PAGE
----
Everything You Need to Know About Naming Ceremony in Hausa Land

Updated: Aug 26, 2021
By Deen Dabai
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Naming ceremony in Hausaland is a postnatal occasion that is conventionally performed after a child is born, just like in other cultures. For a long, Hausa names were usually derived from Muslim names. At times, the names can also be derived from situations surrounding the birth of a child. For instance, “Anaruwa” is a name given to someone who is born while it’s raining or during a rainy season.

So also, a name can be derived from the day of the week the child was born, e.g. “Danjuma” is a name given to a boy who is born on a Friday. “Danladi” is a name given to a boy who is born on a Sunday. “Talle” is given to someone whose mother died during or shortly after his birth.

Naming Ceremony in Pre-Religious Era

Naming ceremony in Hausaland as an age-long tradition has been in existence for hundreds of years long before the arrival of any religion into the land. Traditionally then, assigning a name to a newborn baby was usually done by seven elderly persons of the community, where they separately go to the bush and find a Kenaf plant (Rama) onto which every one of them inscribe his desired name on its wood (sillen rama).

The Kenaf woods carrying the inscribed names would therefore then be tucked and presented to the neonate’s mother to make a choice, whichever one she picks would be the name of the baby.

Wankan Jego in Hausaland

“Wankan Jego” involves bathing by the mother using a clump of leaves doused in a hot water two times a day following delivery for at least 40 days. The mother is assisted by an elderly woman called “Ungozoma” who usually comes from within the family or neighbourhood.

After taking the bath, she remains in a well-heated room with a fire glowing underneath a specially constructed dried mud bed “Gadon Kasa”, which can retain heat for several hours. All this is done according to the tradition, to derive away cold which is believed to be the cause of many diseases. 

Naming Ceremony in Hausaland During The Religious Era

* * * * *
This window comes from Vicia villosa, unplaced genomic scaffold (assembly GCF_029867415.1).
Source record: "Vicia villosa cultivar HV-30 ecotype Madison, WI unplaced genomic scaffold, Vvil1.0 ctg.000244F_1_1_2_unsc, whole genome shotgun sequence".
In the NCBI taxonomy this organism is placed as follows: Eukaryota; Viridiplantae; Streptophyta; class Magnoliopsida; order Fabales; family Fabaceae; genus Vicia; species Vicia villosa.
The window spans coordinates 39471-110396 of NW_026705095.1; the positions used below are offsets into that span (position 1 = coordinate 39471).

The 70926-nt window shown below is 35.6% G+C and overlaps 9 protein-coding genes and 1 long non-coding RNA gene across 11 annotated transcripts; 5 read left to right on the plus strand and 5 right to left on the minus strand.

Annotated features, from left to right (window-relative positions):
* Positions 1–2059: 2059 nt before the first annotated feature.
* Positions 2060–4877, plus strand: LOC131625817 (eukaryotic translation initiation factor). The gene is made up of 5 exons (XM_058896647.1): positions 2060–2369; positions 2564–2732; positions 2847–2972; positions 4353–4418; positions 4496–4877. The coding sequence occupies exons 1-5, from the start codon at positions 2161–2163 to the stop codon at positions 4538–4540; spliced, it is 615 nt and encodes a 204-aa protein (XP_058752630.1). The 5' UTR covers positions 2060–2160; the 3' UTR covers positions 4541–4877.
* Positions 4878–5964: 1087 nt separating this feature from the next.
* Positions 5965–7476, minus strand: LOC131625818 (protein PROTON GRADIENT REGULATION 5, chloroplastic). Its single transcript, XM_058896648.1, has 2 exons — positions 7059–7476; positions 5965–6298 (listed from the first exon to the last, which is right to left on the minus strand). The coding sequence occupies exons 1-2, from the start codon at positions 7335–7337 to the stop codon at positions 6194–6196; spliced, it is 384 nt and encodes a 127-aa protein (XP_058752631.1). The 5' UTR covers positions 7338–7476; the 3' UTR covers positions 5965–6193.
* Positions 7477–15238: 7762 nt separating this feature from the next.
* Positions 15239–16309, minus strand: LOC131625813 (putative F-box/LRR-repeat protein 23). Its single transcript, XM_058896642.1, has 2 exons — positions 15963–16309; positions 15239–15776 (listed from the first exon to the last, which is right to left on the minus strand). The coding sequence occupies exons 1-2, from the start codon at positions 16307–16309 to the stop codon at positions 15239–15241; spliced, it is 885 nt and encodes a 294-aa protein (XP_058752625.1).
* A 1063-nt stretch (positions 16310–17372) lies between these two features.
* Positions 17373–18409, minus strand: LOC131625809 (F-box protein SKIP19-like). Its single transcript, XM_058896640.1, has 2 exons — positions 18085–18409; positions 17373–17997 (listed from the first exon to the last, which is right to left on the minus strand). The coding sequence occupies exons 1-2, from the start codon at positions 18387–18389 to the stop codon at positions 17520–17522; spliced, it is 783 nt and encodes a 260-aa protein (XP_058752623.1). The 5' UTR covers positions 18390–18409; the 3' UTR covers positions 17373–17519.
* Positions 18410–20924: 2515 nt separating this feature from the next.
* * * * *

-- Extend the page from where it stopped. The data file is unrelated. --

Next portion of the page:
The naming ceremony in Hausaland with the advent of Islamic religion has undergone some cultural modifications. It is held on the seventh day after a child is born. Three days after delivery, family and friends present their gifts to the mother. A portion of a certain food is known as ‘Kauri’ is made and distributed to family and friends and on the sixth day after childbirth, notice is sent to family, friends and other well-wishers reminding them about the naming ceremony the following day.

Seven days after the delivery, the men comprising family, friends and other well-wishers gather and stay in front of the house together with the father of the neonate, while the women stay inside with the mother.

The naming ceremony begins with the arrival of the Imam who is in charge of the prayer session for the naming event, and the child’s name is subsequently given to him by his father as the Imam offers prayers, the name of the child is announced publicly. 

“Aqiqah” for the Newborn Baby 

The aqiqah is traditionally held on the seventh day after the child’s birth, but it may also be postponed (often the 7th, 14th, or 21st day after birth). The word ‘aqiqah’ comes from the Arabic word ‘aq’ which means ‘to cut’. It refers to the act of slaughtering an animal to provide meat for the meal.

If one cannot afford the expense of performing ‘aqiqah’ at the time of the child’s birth, he can decide to postpone it to the time he can afford, so far that it is done before the child reaching pubertal age. An animal, usually a ram or sheep but mostly ram, is provided for the sacrifice on the naming ceremony day. 2 goats or 2 sheep are to be slaughtered for the male child, while a goat or a sheep is slaughtered for the female child.

Kolanuts, dates and some other foodstuff are also arranged and distributed. After all that, a traditional barber is called to shave off the baby’s hair and if need be, gives the baby a particular tribal mark.

Nowadays, especially in the urban areas, the majority of the people prefer conducting the naming ceremony of their children in mosques, usually after ‘subhi’, the Muslims Morning Prayer.

This might be attributed to the views of some scholars that the traditional naming ceremony in Hausaland is not in conformity with the Islamic teachings.

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